The Karmann Ghia's improved aerodynamics managed to increase the Beetle's 68mph top speed by 8mph the sheer weight of the KG body style added more than 120lb, which did little for acceleration. The KG's bucket seats were far more comfortable than the standard saloon, and adding a front anti-roll bar improved the handling. But Volkswagen's real masterstroke was never to promote the Karmann Ghia as an out-and-out sports car for the all-important US market. There, the KG appealed to three very different groups: those who wanted a European tourer that was more durable than a Lancia; those who wanted Porsche appeal on a VW budget; and those who merely approved of white steering wheels per se. What's more, VW emphasised the fact that it was mechanically identical to the Beetle and, combined with that stunning coachwork considering that in the late Fifties one rival was the Nash/Austin Metropolitan the 1958 Karmann Ghia Convertible only increased VW's presence in the US market.
Throughout the model's run, the KG was sold with wit and verve by the Doyle, Dane & Bern Bach agency: "Will John ever get a chance to be alone with Eveline? Will Eveline ever find out if she really loves John? Will Eveline's mother ever find out three's are crowd? The Volkswagen people give them the chance to find the answers!" Naturally, the answers took the form of a Type One Karmann Ghia "It has a economical, dependable Volkswagen engine in a racy, romantic and finished body!" but throughout the Sixties, the KG's lack of performance was never ignored. This was most notable in the television commercial where a Karmann Ghia races towards a huge sheet of paper, only to bounce off it. In print advertising, potential buyers were informed that although the KG was slower than a Maserati or Lamborghini, it was certainly cheaper, or, best of all: "The 1963 Volkswagen Karmann Ghia. Slower, but Prettier Than Any Porsche!"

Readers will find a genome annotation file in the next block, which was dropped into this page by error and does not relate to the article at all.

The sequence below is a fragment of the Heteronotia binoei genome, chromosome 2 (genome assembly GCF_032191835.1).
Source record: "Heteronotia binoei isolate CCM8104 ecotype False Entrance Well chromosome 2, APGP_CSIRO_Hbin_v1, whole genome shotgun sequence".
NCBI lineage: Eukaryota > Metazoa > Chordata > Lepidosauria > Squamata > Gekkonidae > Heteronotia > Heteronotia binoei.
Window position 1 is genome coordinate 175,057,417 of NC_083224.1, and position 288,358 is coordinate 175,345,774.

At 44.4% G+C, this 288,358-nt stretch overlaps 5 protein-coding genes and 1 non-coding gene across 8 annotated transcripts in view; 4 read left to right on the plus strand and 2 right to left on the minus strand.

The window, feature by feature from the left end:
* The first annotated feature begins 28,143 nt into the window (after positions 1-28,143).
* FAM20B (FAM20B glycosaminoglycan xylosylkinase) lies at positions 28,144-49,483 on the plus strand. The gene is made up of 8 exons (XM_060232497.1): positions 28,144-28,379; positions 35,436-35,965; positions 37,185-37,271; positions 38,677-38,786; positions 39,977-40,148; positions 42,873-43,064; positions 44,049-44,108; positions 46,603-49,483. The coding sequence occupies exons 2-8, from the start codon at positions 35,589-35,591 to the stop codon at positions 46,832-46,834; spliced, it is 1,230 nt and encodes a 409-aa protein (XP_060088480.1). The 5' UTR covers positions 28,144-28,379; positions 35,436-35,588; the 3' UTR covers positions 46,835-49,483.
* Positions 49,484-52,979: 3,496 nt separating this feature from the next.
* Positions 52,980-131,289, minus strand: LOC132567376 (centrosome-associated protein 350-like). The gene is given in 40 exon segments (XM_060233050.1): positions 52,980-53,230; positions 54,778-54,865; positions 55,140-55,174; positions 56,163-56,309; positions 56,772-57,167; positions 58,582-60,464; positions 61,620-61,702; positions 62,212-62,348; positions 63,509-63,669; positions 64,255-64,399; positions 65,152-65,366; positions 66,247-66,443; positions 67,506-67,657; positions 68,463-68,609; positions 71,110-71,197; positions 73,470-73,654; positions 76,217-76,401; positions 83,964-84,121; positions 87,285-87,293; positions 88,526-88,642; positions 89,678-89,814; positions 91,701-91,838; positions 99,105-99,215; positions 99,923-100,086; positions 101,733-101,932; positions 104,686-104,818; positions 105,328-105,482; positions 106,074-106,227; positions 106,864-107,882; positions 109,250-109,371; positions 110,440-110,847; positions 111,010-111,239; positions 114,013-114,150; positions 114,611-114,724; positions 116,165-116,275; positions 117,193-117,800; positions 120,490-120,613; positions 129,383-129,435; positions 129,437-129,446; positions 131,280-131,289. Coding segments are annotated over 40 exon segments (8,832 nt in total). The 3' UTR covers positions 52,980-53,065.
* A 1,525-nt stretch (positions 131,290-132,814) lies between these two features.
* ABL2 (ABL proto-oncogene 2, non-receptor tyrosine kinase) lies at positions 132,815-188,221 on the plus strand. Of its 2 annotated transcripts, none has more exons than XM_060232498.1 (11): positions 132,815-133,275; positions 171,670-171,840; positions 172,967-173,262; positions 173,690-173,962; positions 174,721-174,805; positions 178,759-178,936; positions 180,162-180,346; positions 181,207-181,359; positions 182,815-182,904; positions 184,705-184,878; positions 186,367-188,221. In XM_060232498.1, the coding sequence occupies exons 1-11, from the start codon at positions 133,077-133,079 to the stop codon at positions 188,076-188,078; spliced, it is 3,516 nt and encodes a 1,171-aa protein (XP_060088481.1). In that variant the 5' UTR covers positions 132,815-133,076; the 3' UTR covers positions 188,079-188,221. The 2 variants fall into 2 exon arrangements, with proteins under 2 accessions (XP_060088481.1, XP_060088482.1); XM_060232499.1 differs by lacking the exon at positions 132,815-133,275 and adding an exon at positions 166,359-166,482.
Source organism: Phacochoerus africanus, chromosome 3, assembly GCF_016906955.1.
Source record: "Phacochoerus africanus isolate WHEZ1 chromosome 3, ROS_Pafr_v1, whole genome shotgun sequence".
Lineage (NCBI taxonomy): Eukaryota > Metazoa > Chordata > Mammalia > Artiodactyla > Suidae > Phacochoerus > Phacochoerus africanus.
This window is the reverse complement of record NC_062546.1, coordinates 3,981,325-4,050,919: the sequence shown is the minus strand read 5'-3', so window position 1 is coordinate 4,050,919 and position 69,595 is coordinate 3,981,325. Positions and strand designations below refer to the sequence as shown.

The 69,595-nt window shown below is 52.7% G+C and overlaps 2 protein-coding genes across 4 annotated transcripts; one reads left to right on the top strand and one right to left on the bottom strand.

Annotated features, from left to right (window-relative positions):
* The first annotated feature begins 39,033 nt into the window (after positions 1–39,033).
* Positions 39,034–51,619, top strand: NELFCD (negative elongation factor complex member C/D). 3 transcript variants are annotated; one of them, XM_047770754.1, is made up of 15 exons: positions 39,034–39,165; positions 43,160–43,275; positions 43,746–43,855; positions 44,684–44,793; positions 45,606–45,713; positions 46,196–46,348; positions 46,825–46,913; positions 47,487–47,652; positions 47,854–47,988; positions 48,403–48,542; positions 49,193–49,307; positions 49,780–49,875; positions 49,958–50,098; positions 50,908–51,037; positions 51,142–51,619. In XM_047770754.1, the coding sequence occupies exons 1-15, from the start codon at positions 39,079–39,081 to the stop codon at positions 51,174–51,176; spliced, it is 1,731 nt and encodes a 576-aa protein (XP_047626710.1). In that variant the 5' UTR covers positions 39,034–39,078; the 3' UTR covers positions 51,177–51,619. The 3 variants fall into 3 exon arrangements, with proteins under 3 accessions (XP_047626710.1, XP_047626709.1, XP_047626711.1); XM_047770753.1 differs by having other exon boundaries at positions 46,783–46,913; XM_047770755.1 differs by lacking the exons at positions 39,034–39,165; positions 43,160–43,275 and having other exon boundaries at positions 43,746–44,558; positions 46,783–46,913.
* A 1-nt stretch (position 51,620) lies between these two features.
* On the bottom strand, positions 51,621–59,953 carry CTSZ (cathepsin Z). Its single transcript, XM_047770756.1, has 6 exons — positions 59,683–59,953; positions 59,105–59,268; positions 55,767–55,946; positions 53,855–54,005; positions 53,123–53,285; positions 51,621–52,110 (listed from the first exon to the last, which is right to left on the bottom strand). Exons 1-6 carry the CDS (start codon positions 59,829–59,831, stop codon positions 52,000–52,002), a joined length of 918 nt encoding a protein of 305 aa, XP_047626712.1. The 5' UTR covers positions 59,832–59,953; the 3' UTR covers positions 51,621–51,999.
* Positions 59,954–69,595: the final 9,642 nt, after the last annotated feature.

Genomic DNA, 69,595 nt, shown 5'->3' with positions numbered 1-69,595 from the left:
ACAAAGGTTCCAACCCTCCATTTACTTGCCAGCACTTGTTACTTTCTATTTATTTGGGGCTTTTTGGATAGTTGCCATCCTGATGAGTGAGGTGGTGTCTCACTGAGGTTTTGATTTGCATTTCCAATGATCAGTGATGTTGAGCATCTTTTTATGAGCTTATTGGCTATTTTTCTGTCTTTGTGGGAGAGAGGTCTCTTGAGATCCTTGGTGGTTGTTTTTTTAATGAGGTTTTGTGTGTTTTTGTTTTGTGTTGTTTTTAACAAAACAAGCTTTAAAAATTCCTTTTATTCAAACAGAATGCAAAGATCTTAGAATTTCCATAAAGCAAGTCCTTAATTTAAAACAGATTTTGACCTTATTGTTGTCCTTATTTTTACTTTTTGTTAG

As with all good Volkswagens, the KG was updated over the course of its long run, gaining the 1.3 engine for 1965, the 1.5 for 1967 and, for the final three years of production, 1600cc of power and a blistering top speed of 94mph. Right-hand drive was available from 1957, but import duties conspired to make the KG an exotic sight on British roads.
By 1961, the basic Type One was augmented by the Type 34 Karmann Ghia Coup based on the Type 3 1500 saloon but too few buyers approved of its sharply distinctive styling, and when it was replaced in 1969 by the VW-Porsche 914, a mere 42,000 models had been sold. While the Type 1 KG was a pleasing alternative to the Renault Caravelle and its ilk, but the price of the Type 34 took it perilously near to the likes of the entry-level Porsche 356 and the subsequent 912.
When the Karmann Ghia was finally replaced by the VW Sirocco on 31 July, 1974, Karmann workers decorated the last example with a sign that read: "Du liefst so gut, Du warst so sch*, Doch leider musst du von uns gehn." (You ran so well, you were so beautiful, but alas, you must leave us now.)
Throughout its run, the KG had suffered gibes from those of the string-back glove/hair shirt school of motoring, but these were insults that VW enthusiasts found easy to ignore. The Karmann Ghia may have experienced some difficulty in even approaching the ton, but, unlike some of its British and Italian contemporaries, it was actually more likely to start in the first place an opinion clearly shared by 445,000 KG owners.